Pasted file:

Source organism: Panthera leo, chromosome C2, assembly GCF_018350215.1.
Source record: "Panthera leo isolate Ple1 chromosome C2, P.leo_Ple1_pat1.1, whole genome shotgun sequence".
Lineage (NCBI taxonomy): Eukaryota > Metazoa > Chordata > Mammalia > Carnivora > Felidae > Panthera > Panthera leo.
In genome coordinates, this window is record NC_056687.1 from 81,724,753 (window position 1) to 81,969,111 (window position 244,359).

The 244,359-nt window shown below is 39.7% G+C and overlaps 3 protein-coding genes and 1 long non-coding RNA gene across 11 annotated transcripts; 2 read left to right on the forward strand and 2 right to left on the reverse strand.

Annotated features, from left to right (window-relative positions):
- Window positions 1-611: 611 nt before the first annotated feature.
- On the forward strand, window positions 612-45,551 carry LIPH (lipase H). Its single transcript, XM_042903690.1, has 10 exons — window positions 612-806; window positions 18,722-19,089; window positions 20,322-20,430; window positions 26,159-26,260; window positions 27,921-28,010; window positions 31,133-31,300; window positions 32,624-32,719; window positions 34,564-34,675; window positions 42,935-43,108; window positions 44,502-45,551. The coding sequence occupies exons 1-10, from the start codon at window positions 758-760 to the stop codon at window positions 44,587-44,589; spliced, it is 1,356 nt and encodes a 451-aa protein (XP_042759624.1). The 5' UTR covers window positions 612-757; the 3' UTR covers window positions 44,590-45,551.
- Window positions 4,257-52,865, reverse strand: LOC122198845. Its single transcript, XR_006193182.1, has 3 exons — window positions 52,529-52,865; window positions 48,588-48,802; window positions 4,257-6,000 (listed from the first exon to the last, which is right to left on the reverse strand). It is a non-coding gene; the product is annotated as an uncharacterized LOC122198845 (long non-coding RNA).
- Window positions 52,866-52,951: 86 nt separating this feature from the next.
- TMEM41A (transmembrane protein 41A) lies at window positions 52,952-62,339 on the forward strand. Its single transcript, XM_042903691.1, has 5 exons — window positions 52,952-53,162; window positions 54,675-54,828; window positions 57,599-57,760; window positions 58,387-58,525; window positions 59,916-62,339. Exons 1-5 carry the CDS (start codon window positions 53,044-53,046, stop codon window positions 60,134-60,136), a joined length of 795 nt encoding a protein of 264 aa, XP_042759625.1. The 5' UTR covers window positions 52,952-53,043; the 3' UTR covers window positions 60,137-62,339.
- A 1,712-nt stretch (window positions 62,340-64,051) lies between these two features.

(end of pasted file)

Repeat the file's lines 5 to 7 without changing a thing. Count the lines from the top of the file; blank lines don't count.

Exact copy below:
The 244,359-nt window shown below is 39.7% G+C and overlaps 3 protein-coding genes and 1 long non-coding RNA gene across 11 annotated transcripts; 2 read left to right on the forward strand and 2 right to left on the reverse strand.

Annotated features, from left to right (window-relative positions):
- Window positions 1-611: 611 nt before the first annotated feature.